Hemp Protein, what are we saying: 

Hemp protein powder is made by pressing hemp seeds, and then grinding them into a powder. It is generally considered to be a high quality option for protein powder, as it contains dietary fibre (around 8g per serving), unsaturated fats and all nine essential amino acids on top of its protein value. It also contains a larger number of minerals than whey. 

Studies suggest that hemp protein has a similar amino acid profile to that of soy or egg based protein, which is lower than you might find in whey protein. However, the amount of processing and refining which goes into whey protein makes hemp a good choice for those who prefer their products to be more natural. 

Further to this, whilst plant-based protein sources are usually considered harder to digest than their animal based counterparts, hemp protein is found to be between 90 and 98% digestible, so the amino acids present in hemp protein are better used by the body. If you want to ensure that you are getting the most out of your hemp protein, look for powders which have cold pressed hemp seeds. Using heat treatments can reduce the efficacy and digestibility of hemp, which is why Vivo Life’s hemp based protein powders PERFORM and VEGAN PROTEIN use cold pressed hemp for maximum nutritional value. 

Hemp protein is also a source of beneficial fatty acids omegas 3,6 and 9, which do not feature at all in whey protein. Fatty acids are vital for brain, eye, bowel, and heart health amongst a huge number of other benefits, which you can read more about in this guide. This means that hemp protein might have a higher calorie content per serving than you are used to and might not fit in with your overall health goals.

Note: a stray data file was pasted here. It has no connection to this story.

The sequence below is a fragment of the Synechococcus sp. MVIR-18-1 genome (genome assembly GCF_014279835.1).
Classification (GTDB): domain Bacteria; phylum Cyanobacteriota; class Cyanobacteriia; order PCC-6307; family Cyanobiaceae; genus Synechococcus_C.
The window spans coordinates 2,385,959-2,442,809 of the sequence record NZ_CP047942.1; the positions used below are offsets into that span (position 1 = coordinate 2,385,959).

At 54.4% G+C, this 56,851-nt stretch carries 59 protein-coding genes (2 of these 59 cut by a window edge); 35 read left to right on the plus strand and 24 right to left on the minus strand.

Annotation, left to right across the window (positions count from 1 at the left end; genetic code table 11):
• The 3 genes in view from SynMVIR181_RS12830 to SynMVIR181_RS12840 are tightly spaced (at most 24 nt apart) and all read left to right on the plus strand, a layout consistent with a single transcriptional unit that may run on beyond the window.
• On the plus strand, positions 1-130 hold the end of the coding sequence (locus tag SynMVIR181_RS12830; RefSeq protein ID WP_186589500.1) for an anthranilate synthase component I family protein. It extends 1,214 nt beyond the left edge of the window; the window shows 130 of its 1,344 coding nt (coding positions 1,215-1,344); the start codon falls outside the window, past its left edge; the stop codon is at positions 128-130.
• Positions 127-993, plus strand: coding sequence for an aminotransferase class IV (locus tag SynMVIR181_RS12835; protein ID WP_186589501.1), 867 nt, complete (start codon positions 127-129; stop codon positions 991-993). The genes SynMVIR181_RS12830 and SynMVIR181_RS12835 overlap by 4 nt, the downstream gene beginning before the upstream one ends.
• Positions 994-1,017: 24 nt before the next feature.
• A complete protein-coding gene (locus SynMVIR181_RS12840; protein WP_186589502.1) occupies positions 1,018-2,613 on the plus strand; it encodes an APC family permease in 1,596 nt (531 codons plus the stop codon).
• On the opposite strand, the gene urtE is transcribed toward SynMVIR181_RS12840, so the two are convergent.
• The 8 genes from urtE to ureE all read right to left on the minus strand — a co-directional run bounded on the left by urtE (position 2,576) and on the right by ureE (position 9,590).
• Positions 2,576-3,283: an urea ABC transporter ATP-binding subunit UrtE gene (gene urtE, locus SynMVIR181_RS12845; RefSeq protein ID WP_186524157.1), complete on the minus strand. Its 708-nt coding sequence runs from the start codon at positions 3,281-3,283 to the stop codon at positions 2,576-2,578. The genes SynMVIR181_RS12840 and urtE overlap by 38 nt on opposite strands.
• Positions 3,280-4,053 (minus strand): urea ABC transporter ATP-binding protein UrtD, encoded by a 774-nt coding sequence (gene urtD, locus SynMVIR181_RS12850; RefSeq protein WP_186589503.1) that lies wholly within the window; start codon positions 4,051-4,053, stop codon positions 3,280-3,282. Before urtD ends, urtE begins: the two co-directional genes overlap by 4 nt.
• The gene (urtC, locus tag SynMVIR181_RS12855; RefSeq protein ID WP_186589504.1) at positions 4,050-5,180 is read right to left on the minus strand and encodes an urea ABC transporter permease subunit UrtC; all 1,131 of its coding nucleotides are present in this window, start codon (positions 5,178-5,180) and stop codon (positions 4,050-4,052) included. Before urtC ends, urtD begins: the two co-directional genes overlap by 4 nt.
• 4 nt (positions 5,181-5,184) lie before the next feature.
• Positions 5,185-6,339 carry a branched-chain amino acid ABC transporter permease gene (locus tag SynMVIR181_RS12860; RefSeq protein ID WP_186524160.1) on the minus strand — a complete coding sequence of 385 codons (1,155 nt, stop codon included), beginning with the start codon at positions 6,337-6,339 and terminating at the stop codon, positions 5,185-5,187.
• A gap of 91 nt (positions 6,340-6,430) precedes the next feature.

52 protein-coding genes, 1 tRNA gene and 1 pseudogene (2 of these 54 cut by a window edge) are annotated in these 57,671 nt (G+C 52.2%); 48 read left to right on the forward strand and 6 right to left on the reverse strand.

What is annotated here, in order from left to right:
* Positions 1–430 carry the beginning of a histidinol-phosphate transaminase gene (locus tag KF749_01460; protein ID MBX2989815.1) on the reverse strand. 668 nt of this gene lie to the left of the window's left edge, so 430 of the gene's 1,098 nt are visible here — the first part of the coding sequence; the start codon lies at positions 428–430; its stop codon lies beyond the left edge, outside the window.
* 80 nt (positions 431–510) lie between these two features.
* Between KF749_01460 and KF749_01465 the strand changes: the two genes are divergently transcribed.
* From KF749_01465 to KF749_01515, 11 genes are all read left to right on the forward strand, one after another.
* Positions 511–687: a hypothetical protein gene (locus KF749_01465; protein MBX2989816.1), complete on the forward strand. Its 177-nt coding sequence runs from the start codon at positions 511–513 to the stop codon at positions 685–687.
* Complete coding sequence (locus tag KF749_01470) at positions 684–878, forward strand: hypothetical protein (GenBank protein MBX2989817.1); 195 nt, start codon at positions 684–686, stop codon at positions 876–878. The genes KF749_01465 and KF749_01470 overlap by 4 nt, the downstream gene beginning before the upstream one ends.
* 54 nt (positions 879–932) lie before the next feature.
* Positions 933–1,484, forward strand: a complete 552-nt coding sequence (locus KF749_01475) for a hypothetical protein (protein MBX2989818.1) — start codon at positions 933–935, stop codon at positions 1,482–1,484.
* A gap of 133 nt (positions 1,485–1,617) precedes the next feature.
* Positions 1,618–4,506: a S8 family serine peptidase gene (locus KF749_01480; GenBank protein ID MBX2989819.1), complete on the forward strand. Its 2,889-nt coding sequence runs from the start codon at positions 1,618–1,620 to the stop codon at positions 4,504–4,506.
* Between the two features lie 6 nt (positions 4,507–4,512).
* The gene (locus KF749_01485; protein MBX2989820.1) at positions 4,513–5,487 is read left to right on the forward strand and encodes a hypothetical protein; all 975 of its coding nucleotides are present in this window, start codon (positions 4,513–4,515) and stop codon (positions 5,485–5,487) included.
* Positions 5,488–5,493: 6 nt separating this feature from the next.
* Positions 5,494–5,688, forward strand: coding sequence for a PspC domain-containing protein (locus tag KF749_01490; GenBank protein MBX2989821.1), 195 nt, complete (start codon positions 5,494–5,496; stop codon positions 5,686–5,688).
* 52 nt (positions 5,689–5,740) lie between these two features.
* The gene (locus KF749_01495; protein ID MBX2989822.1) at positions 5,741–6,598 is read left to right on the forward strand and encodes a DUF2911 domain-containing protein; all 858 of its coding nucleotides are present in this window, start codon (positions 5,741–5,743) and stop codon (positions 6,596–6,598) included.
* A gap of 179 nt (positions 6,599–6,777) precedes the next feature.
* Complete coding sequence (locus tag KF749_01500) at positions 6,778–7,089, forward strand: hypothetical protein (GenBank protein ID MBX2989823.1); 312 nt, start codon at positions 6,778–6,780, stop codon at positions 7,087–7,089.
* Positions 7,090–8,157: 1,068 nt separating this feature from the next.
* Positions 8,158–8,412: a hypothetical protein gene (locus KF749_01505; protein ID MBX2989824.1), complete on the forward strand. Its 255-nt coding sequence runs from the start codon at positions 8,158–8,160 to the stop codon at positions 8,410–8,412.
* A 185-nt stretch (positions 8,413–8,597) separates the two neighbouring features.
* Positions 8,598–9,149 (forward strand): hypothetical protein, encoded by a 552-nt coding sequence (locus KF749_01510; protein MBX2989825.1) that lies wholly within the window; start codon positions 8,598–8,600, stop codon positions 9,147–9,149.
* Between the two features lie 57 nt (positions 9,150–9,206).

If you have a tendency to gulp down your protein shakes, then hemp protein might not be for you. Too much consumed too fast has been shown to cause digestive distress in the form of gas and bloating, due to the higher amounts of dietary fibre. This is especially relevant if you are making moves towards a plant-based diet where the natural increase in fibre intake can take a little while for your body to become accustomed to. 

So then, what’s better? Do we have a winner? 

Hemp protein is more sustainable, and contains no animal products. It has less chance of causing an allergy response, is easier on our digestion, has better levels of healthy fats (which are often missing from our diets, let’s be honest!) and is considered to be a complete protein source with excellent bioavailability. 

Yes, if you’re trying to lose a few pounds, then the higher calorie content might not be for you, but at the same time, is putting heavily refined and processed substances in your system for the sake of preserving your mid afternoon biscuit break really worth it? 

Finally, a quick word from the planet - hemp takes far fewer resources to produce than whey protein, despite the fact that it is considered a byproduct of multiple industries. If you are considering switching to a protein powder that is more environmentally sound and uses less space, water and energy to produce, then hemp protein is the way forward. Plus, if you order your protein powders from Vivo Life, we’ll plant a tree for every order you make - increasing your positive environmental impact.